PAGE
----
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    How to Make Food Your First Line of Defense Against Depression

    In June 2020, depression and anxiety were up threefold across America compared to the same time last year, reports the CDC. The knee-jerk reaction is too often popping a pill. What if we looked at food more methodically to engineer homeostasis within? Eating healthier can improve symptoms like headaches, fatigue, and nausea, says psychiatrist Leela Magavi. Feeling more alert and energetic can domino into other mood-boosting behaviors like exercise and self-care. What’s more, a growing body of research suggests certain nutrients may help rein in anxious feelings and curb depression.

    Fatten Up Your Diet
    People who eat a Mediterranean-like diet—high in omega-3-rich fish, vegetables, nuts, and whole grains, but low in meat and dairy—are the least likely to develop anxiety. Healthy fats lower inflammation (linked to depressive symptoms) and boost production of a specific brain protein (BDNF) that influences neuroplasticity—the brain’s ability to form new connections and communicate effectively, says Jody Bergeron, RN.
    Try it: Eat fatty fish, flaxseed, walnuts, chia seeds, and avocados, or take a supple-ment with EPA and DHA to get up to 2,000 milligrams of omega-3 per day.

    The Whole of It
    Twelve key vitamins and minerals—including iron, omega-3s, magnesium, zinc, plus vitamin C, B6 and 12—help prevent and treat depressive disorders. An international meta-analysis concluded that ingesting a full spectrum (30+) can ease mood dysregulation, ADHD, aggression, and anxiety. Your gut and brain have a direct line of communication, so micronutrients impact inflammation levels and mood, Bergeron says. Vegetables and whole grains keep your gut microbiome diverse and healthy—necessary since nearly 90 percent of the happiness hormone serotonin is produced in the GI tract, she adds.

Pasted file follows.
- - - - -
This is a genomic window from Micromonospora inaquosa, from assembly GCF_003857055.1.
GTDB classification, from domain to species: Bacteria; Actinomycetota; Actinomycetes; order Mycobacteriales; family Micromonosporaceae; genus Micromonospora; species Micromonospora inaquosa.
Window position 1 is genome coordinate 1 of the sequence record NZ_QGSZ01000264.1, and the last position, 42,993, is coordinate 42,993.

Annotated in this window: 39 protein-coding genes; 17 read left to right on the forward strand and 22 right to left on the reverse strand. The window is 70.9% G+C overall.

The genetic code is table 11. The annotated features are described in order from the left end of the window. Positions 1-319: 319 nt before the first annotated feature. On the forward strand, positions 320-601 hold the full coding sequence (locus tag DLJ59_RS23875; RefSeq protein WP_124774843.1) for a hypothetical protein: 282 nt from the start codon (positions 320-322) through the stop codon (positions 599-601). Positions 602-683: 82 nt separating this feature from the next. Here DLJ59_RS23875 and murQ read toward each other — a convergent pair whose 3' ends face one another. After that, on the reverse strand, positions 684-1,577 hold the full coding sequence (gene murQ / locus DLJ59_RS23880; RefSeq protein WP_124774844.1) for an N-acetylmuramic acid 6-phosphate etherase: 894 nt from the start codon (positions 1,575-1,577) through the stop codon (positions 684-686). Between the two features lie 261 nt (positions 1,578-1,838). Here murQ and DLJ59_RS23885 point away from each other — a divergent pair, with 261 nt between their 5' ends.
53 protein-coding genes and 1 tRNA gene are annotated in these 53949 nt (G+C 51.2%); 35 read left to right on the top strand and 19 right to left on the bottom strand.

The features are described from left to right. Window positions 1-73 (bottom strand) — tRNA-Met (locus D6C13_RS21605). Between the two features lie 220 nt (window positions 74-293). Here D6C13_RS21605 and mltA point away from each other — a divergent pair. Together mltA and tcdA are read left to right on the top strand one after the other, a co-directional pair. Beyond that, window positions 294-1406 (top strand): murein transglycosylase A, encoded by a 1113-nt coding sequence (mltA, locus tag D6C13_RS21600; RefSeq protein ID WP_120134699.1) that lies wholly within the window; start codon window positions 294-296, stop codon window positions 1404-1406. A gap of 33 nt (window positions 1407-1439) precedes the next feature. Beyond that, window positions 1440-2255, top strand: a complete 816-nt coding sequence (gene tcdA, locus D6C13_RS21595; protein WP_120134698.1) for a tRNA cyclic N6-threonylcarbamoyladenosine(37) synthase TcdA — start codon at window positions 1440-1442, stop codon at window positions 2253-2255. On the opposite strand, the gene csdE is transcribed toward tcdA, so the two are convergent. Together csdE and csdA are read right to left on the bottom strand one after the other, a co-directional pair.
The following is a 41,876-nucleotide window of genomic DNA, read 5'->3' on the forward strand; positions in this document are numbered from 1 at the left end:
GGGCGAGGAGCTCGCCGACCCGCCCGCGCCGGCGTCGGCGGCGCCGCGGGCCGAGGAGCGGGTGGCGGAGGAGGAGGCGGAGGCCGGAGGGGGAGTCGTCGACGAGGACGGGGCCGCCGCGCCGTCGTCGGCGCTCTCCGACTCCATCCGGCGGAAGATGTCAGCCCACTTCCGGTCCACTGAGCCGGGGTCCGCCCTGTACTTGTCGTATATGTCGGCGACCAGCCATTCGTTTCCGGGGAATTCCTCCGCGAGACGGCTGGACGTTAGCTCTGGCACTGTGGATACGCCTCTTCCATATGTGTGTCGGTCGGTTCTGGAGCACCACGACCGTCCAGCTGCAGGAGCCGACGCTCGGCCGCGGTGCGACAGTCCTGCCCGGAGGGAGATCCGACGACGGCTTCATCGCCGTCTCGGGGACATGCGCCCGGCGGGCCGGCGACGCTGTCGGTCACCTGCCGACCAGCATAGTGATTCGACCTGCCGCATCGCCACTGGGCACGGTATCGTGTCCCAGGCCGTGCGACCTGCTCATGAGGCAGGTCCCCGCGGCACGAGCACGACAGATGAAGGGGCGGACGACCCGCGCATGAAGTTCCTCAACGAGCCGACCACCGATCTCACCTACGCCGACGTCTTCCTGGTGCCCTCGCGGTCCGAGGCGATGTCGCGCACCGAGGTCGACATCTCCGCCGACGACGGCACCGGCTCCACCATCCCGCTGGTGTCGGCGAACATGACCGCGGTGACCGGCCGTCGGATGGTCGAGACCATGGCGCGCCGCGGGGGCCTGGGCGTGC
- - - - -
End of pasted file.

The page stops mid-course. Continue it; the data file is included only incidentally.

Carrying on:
Try it: Every day, load up on leafy greens, fresh herbs, whole grains (oats, farro, wild rice), quinoa, beans, nuts, cruciferous vegetables (Brussels sprouts, broccoli, cabbage), berries, and other colorful produce. Get more probiotic foods like miso, kimchi, kombucha, and yogurt, too.
    Ditch the Sugar to Dampen Depression
    Men who consume a lot of sugar are nearly a quarter more likely to develop anxiety or depression over five years, while the low-sugar DASH diet helps older adults stave off depression. Too much sweet stuff creates insulin resistance, which increases inflammation and releases chronic stress hormones, Magavi explains. Higher glucose levels slow brain cell growth and lower overall connectivity.
    Try it: Cut back on added sugar, at least to the RDA of 6 percent of daily calories.

    The Nutrition Plan to Boost Mood and Fight Depression
    Breakfast: Green tea, half a grapefruit, an omelet with sautéed veggies, fresh herbs, a small amount of cheese, and olive oil, plus a side of whole-grain toast.
    Mid-Morning Snack: Cottage cheese and blueberries topped with honey crunch wheat germ.
    Lunch: Mexican bowl with black beans, farro, corn, red cabbage, leafy greens, avocado, salsa, and cheese.
    Afternoon Snack: A few squares of 60 percent dark chocolate with almonds.
    Dinner: Broiled wild sockeye salmon or steamed mussels with a side of brown rice and steamed asparagus or broccoli.
    Dessert: Plain Greek yogurt topped with berries and whole-grain granola.

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    If Your Commute Is This Long, You Could Be Exposed to Cancer-Causing Chemicals